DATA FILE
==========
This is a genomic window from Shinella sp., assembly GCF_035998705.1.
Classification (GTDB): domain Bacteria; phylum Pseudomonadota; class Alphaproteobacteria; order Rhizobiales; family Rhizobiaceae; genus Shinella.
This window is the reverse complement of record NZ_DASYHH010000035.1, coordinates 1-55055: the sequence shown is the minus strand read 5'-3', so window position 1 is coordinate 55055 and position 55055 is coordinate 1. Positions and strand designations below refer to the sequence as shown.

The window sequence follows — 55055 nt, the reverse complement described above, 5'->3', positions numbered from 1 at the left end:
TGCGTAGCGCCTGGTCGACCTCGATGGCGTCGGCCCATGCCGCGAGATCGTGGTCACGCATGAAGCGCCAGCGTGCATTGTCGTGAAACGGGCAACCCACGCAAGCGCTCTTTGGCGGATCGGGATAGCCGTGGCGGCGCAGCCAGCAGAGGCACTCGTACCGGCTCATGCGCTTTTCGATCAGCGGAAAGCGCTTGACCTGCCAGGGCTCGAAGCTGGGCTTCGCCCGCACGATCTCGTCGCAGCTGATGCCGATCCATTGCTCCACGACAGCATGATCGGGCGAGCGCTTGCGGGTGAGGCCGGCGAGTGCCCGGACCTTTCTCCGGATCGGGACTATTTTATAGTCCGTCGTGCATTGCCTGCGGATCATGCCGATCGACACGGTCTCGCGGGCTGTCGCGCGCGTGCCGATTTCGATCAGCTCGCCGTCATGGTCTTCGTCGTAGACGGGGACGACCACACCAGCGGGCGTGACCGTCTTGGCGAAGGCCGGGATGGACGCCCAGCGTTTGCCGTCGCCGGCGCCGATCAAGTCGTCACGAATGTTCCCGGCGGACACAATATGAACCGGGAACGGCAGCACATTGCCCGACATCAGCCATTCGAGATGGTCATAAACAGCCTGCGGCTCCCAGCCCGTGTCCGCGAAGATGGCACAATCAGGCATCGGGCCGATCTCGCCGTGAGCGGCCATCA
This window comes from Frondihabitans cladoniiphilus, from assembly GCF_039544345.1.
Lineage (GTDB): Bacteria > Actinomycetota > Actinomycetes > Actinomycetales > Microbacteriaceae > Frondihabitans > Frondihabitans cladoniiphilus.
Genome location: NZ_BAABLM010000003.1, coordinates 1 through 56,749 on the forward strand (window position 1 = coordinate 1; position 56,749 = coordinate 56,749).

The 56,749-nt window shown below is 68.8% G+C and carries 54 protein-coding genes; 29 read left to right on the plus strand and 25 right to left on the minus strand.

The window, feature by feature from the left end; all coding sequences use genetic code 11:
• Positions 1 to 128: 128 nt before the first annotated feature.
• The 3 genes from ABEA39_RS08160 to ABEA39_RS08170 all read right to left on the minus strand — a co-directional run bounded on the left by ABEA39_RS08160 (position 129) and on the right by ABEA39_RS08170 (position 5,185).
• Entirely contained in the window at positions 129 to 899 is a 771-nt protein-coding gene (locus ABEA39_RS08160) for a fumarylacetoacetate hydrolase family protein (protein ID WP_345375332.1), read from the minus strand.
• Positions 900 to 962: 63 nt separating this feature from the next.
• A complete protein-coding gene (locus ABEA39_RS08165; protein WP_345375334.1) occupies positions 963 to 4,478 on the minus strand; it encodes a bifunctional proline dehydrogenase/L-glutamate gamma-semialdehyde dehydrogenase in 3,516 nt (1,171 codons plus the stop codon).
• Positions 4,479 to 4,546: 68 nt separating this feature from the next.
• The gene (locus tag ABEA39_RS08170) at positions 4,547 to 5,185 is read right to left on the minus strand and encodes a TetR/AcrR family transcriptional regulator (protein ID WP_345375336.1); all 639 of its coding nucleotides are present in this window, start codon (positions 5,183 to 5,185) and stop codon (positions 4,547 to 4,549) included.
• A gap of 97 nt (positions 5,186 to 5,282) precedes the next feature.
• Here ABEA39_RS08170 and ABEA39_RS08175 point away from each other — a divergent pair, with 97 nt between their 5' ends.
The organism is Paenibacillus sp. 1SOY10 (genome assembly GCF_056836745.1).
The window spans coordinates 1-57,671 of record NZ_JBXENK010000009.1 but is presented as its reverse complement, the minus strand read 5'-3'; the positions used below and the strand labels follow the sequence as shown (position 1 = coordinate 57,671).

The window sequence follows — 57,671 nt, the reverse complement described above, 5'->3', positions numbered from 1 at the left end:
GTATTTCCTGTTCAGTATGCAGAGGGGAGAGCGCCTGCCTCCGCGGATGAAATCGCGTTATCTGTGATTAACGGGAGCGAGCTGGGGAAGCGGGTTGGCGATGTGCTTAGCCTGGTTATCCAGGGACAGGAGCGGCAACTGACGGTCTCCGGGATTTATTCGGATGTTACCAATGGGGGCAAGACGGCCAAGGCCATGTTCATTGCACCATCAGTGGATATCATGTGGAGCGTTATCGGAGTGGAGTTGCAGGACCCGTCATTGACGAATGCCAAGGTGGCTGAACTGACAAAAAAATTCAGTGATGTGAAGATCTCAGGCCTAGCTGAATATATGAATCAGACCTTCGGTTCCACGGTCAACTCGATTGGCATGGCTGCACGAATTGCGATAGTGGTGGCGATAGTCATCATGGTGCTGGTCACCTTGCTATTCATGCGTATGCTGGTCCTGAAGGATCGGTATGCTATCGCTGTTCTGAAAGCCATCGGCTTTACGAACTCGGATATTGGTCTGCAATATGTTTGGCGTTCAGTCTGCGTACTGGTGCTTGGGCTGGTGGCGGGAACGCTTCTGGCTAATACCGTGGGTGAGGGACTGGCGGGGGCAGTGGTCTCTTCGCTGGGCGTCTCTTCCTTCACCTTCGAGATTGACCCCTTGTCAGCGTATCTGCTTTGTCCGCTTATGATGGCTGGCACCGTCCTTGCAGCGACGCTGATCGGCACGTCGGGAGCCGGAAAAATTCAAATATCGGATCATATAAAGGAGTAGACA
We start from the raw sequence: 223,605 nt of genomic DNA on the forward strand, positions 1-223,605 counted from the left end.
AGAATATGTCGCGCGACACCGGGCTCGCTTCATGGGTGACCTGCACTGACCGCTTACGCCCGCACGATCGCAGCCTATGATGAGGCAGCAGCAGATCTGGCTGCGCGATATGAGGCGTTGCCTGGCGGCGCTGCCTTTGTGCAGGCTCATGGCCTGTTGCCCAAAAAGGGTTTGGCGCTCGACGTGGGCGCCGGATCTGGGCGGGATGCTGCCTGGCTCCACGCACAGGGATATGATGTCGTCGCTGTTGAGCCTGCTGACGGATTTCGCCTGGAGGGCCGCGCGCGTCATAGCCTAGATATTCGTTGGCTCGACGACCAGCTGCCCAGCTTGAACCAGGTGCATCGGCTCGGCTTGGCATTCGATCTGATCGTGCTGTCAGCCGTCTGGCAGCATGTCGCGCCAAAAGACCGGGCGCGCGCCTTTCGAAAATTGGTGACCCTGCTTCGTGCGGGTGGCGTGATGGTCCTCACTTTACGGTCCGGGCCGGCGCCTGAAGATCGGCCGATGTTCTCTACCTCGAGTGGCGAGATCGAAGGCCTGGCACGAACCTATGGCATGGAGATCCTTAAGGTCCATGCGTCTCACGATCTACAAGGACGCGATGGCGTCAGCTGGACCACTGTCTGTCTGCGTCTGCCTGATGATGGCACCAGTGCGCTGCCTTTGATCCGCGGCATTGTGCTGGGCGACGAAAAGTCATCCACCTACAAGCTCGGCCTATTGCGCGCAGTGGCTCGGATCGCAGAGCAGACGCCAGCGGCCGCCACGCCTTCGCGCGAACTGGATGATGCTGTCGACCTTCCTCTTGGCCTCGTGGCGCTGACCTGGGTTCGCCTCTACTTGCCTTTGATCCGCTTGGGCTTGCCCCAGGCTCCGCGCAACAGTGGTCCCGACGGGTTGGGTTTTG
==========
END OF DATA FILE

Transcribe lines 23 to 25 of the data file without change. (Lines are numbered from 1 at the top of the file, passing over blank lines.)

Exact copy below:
GTATTTCCTGTTCAGTATGCAGAGGGGAGAGCGCCTGCCTCCGCGGATGAAATCGCGTTATCTGTGATTAACGGGAGCGAGCTGGGGAAGCGGGTTGGCGATGTGCTTAGCCTGGTTATCCAGGGACAGGAGCGGCAACTGACGGTCTCCGGGATTTATTCGGATGTTACCAATGGGGGCAAGACGGCCAAGGCCATGTTCATTGCACCATCAGTGGATATCATGTGGAGCGTTATCGGAGTGGAGTTGCAGGACCCGTCATTGACGAATGCCAAGGTGGCTGAACTGACAAAAAAATTCAGTGATGTGAAGATCTCAGGCCTAGCTGAATATATGAATCAGACCTTCGGTTCCACGGTCAACTCGATTGGCATGGCTGCACGAATTGCGATAGTGGTGGCGATAGTCATCATGGTGCTGGTCACCTTGCTATTCATGCGTATGCTGGTCCTGAAGGATCGGTATGCTATCGCTGTTCTGAAAGCCATCGGCTTTACGAACTCGGATATTGGTCTGCAATATGTTTGGCGTTCAGTCTGCGTACTGGTGCTTGGGCTGGTGGCGGGAACGCTTCTGGCTAATACCGTGGGTGAGGGACTGGCGGGGGCAGTGGTCTCTTCGCTGGGCGTCTCTTCCTTCACCTTCGAGATTGACCCCTTGTCAGCGTATCTGCTTTGTCCGCTTATGATGGCTGGCACCGTCCTTGCAGCGACGCTGATCGGCACGTCGGGAGCCGGAAAAATTCAAATATCGGATCATATAAAGGAGTAGACA
We start from the raw sequence: 223,605 nt of genomic DNA on the forward strand, positions 1-223,605 counted from the left end.
AGAATATGTCGCGCGACACCGGGCTCGCTTCATGGGTGACCTGCACTGACCGCTTACGCCCGCACGATCGCAGCCTATGATGAGGCAGCAGCAGATCTGGCTGCGCGATATGAGGCGTTGCCTGGCGGCGCTGCCTTTGTGCAGGCTCATGGCCTGTTGCCCAAAAAGGGTTTGGCGCTCGACGTGGGCGCCGGATCTGGGCGGGATGCTGCCTGGCTCCACGCACAGGGATATGATGTCGTCGCTGTTGAGCCTGCTGACGGATTTCGCCTGGAGGGCCGCGCGCGTCATAGCCTAGATATTCGTTGGCTCGACGACCAGCTGCCCAGCTTGAACCAGGTGCATCGGCTCGGCTTGGCATTCGATCTGATCGTGCTGTCAGCCGTCTGGCAGCATGTCGCGCCAAAAGACCGGGCGCGCGCCTTTCGAAAATTGGTGACCCTGCTTCGTGCGGGTGGCGTGATGGTCCTCACTTTACGGTCCGGGCCGGCGCCTGAAGATCGGCCGATGTTCTCTACCTCGAGTGGCGAGATCGAAGGCCTGGCACGAACCTATGGCATGGAGATCCTTAAGGTCCATGCGTCTCACGATCTACAAGGACGCGATGGCGTCAGCTGGACCACTGTCTGTCTGCGTCTGCCTGATGATGGCACCAGTGCGCTGCCTTTGATCCGCGGCATTGTGCTGGGCGACGAAAAGTCATCCACCTACAAGCTCGGCCTATTGCGCGCAGTGGCTCGGATCGCAGAGCAGACGCCAGCGGCCGCCACGCCTTCGCGCGAACTGGATGATGCTGTCGACCTTCCTCTTGGCCTCGTGGCGCTGACCTGGGTTCGCCTCTACTTGCCTTTGATCCGCTTGGGCTTGCCCCAGGCTCCGCGCAACAGTGGTCCCGACGGGTTGGGTTTTG